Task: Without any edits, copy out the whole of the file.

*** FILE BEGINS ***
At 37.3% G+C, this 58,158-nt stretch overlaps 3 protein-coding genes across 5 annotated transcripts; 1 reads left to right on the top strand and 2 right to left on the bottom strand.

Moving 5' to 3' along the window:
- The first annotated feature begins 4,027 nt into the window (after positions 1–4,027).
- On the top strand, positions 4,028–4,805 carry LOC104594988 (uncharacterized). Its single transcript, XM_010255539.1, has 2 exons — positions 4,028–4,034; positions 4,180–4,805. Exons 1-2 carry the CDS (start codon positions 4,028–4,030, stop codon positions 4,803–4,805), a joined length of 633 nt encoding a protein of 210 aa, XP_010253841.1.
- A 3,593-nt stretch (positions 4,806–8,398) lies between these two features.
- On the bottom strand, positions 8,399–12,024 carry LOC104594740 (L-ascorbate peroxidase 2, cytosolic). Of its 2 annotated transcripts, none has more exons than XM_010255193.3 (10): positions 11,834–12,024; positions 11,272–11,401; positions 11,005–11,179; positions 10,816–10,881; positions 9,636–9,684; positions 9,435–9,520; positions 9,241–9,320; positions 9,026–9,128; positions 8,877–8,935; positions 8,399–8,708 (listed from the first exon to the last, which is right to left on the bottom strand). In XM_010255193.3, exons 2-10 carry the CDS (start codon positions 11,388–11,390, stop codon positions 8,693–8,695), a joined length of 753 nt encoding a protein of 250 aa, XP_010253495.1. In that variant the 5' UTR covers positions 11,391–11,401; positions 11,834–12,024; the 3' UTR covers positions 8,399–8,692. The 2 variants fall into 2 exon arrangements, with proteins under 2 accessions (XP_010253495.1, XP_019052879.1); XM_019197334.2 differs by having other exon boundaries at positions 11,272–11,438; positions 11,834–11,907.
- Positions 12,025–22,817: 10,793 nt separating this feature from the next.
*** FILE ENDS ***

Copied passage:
At 37.3% G+C, this 58,158-nt stretch overlaps 3 protein-coding genes across 5 annotated transcripts; 1 reads left to right on the top strand and 2 right to left on the bottom strand.

Moving 5' to 3' along the window:
- The first annotated feature begins 4,027 nt into the window (after positions 1–4,027).
- On the top strand, positions 4,028–4,805 carry LOC104594988 (uncharacterized). Its single transcript, XM_010255539.1, has 2 exons — positions 4,028–4,034; positions 4,180–4,805. Exons 1-2 carry the CDS (start codon positions 4,028–4,030, stop codon positions 4,803–4,805), a joined length of 633 nt encoding a protein of 210 aa, XP_010253841.1.
- A 3,593-nt stretch (positions 4,806–8,398) lies between these two features.
- On the bottom strand, positions 8,399–12,024 carry LOC104594740 (L-ascorbate peroxidase 2, cytosolic). Of its 2 annotated transcripts, none has more exons than XM_010255193.3 (10): positions 11,834–12,024; positions 11,272–11,401; positions 11,005–11,179; positions 10,816–10,881; positions 9,636–9,684; positions 9,435–9,520; positions 9,241–9,320; positions 9,026–9,128; positions 8,877–8,935; positions 8,399–8,708 (listed from the first exon to the last, which is right to left on the bottom strand). In XM_010255193.3, exons 2-10 carry the CDS (start codon positions 11,388–11,390, stop codon positions 8,693–8,695), a joined length of 753 nt encoding a protein of 250 aa, XP_010253495.1. In that variant the 5' UTR covers positions 11,391–11,401; positions 11,834–12,024; the 3' UTR covers positions 8,399–8,692. The 2 variants fall into 2 exon arrangements, with proteins under 2 accessions (XP_010253495.1, XP_019052879.1); XM_019197334.2 differs by having other exon boundaries at positions 11,272–11,438; positions 11,834–11,907.
- Positions 12,025–22,817: 10,793 nt separating this feature from the next.